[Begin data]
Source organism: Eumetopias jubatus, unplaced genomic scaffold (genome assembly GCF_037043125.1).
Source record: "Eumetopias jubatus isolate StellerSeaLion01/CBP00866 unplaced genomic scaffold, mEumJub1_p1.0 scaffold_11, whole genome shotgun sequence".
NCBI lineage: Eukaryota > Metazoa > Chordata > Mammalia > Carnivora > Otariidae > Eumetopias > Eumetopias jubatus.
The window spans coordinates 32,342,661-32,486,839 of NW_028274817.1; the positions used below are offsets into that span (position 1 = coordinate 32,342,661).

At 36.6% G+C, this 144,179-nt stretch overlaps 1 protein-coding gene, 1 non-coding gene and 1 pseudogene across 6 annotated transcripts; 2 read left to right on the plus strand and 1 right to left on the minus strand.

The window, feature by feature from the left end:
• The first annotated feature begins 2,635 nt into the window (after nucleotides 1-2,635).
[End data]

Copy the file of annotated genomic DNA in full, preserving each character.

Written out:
Source organism: Eumetopias jubatus, unplaced genomic scaffold (genome assembly GCF_037043125.1).
Source record: "Eumetopias jubatus isolate StellerSeaLion01/CBP00866 unplaced genomic scaffold, mEumJub1_p1.0 scaffold_11, whole genome shotgun sequence".
NCBI lineage: Eukaryota > Metazoa > Chordata > Mammalia > Carnivora > Otariidae > Eumetopias > Eumetopias jubatus.
The window spans coordinates 32,342,661-32,486,839 of NW_028274817.1; the positions used below are offsets into that span (position 1 = coordinate 32,342,661).

At 36.6% G+C, this 144,179-nt stretch overlaps 1 protein-coding gene, 1 non-coding gene and 1 pseudogene across 6 annotated transcripts; 2 read left to right on the plus strand and 1 right to left on the minus strand.

The window, feature by feature from the left end:
• The first annotated feature begins 2,635 nt into the window (after nucleotides 1-2,635).